Photo 6-12-2022, 1 19 53 pm

Gemma Rose Brook is an emerging South Australian artist currently based on Peramangk land. Gemma's paintings are only made from life and are a direct emotional dialogue with the environment, interior or still life she is observing. She paints what she sees and what she feels informed by observations of environments, personal experiences and historical painting narratives. In the act of painting from life she aims to capture a certain psychological mood or an emotional narrative. Her story like titles add depth to the emotionally charged paintings through odes to painters before her, quirky personal narratives or descriptions that honour the land she is working from. Technically her painting has shifted from trying to capture likeness of a landscape to more visceral and expressive bold expressive marks that speak of female modernist influences, capturing movement and emotional interchange in making only from life. She often paints on residencies and camping trips but her studio base is an old converted dairy building nestled on a family property in the Adelaide Hills.

Gemma graduated with a Bachelor of Visual Arts from Adelaide Central School of Art in 2019 and since then has established a strong emerging practice throughout South Australia and more recently, interstate. In Gemma’s first year of professional practice she was awarded a year long artist residency at the government youth arts organization Carclew as well as the Carclew Fellowship; were over three years she had the opportunity to be mentored by Sydney based painter Tom Carment and travel to Sydney for opportunities, including a Masterclass at the National Art School.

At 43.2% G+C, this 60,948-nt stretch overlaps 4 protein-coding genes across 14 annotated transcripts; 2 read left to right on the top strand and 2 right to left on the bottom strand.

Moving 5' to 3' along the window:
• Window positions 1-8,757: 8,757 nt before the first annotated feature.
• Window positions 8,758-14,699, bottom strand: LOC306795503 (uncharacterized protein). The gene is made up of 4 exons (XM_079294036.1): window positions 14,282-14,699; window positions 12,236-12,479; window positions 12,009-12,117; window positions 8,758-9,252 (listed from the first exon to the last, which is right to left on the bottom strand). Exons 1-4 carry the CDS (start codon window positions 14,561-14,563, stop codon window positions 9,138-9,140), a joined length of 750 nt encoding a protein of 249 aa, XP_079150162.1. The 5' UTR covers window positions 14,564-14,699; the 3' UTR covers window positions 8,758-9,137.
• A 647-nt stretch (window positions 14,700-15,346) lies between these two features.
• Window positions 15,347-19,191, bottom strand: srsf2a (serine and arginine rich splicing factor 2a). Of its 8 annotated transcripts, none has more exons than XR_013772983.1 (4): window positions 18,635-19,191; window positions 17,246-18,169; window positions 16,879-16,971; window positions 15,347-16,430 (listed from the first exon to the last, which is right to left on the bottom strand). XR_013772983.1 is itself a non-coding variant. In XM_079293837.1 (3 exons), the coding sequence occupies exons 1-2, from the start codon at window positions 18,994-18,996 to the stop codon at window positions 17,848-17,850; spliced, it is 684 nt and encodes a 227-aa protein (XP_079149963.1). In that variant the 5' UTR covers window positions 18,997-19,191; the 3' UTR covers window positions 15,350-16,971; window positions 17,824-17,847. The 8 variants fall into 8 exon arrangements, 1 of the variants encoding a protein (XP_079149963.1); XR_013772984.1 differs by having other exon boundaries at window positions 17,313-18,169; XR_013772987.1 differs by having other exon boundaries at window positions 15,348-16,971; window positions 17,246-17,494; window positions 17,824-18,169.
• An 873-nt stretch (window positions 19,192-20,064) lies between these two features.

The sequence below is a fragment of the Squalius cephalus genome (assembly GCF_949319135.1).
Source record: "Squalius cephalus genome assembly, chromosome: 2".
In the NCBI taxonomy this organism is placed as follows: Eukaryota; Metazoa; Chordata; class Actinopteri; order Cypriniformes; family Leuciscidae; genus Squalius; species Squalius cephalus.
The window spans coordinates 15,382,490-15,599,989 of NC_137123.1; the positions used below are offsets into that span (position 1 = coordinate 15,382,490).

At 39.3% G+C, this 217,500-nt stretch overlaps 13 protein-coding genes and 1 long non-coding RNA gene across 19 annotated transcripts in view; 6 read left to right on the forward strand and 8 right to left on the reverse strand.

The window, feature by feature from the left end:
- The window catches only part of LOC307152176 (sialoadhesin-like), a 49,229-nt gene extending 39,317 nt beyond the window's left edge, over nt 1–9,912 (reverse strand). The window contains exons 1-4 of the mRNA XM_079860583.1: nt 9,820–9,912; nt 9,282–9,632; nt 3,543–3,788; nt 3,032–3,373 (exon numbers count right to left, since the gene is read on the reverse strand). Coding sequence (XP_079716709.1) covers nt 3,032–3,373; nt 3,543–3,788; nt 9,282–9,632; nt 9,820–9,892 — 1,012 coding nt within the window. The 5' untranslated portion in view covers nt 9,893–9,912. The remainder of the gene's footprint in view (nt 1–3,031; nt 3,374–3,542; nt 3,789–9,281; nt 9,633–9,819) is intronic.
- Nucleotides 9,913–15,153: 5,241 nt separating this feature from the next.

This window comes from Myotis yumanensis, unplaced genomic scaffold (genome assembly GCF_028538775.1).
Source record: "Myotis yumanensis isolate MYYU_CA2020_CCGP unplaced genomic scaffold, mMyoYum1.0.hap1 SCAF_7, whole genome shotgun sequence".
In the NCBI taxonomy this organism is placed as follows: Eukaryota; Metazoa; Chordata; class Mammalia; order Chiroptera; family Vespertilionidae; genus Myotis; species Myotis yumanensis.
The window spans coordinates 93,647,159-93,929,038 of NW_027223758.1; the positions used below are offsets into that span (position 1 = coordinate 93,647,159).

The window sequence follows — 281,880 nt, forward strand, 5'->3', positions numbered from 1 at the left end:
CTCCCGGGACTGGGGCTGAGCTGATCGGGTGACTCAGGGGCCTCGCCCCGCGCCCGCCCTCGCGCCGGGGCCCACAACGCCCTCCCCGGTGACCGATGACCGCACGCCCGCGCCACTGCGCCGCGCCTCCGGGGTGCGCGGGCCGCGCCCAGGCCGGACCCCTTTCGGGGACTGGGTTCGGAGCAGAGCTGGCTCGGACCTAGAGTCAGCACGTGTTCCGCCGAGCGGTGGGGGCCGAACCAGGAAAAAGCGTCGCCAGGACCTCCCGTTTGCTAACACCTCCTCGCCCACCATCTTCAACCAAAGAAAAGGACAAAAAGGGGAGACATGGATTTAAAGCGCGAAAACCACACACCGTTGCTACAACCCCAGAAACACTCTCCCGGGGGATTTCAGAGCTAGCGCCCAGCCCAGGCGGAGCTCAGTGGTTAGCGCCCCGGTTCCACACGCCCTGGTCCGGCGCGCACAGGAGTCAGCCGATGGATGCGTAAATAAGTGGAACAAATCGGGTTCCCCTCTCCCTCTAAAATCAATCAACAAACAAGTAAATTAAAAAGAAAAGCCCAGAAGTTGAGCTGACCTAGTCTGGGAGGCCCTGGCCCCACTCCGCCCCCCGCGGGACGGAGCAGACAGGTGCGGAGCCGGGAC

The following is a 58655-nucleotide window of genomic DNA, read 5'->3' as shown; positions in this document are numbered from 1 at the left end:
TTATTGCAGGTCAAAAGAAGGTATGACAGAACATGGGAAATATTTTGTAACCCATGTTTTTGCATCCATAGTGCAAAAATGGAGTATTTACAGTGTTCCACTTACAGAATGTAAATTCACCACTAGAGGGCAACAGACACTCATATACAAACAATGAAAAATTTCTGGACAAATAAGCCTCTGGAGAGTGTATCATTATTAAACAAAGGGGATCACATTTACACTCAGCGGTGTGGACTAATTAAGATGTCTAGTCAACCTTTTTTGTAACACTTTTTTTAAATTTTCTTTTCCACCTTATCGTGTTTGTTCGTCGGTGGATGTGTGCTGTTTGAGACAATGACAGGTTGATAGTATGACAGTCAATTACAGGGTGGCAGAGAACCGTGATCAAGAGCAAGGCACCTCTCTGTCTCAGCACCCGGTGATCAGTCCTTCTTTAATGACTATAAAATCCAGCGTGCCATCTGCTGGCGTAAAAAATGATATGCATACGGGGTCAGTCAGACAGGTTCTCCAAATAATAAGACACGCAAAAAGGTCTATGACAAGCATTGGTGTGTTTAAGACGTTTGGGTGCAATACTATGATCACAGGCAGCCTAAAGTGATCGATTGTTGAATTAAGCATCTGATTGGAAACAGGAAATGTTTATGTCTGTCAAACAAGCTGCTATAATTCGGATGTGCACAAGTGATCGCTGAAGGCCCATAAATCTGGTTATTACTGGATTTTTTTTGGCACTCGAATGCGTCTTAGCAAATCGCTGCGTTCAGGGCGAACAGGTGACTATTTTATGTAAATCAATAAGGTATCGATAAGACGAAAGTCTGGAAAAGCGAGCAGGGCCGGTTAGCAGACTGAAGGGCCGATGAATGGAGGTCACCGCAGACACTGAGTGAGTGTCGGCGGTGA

In 2020, Gemma was a finalist in the Heysen Prize for Landscape and in the same year won first place in the Royal Society of the Arts Youthscape Prize. She then received a grant from Adelaide Central School of Art to support her successful solo exhibition at Floating Goose Studios that was based on her time living in Pukatja (Ernabella) in the APY Lands over 2020 and 2021 as an Indigenous arts center manager.

In 2022 Gemma was a finalist in the Gallery M Art Prize and began working towards interstate exhibitions New South Wales alongside working in diverse community art roles.

In 2023 Gemma was selected as a finalist in the Paddington Art Prize. The work selected, was made on the prestigious Kangaroo Island Residency; supported by Country Arts South Australia. Her work was also included in exhibitions at Project Gallery 90 and Art2Muse in Sydney, as well as, The Royal Adelaide Hospital, Murdoch Hill Winery and The State library of South Australia and Side Gallery in Queensland. She was also a 2023 finalist in the Elaine Birmingham National Watercolour prize.

Alongside her studio practice Gemma is continually involved in many community initiatives, public programs and teaching roles with diverse community groups, including working at the Art Gallery of South Australia, Carclew, Hans Heysen-The Cedars, Disability arts programs, Iwiri Arts, Ernabella Arts, Junction Australia, Niniku Arts, Adelaide Central School of Art and The South Australia Living Artist Festival (SALA).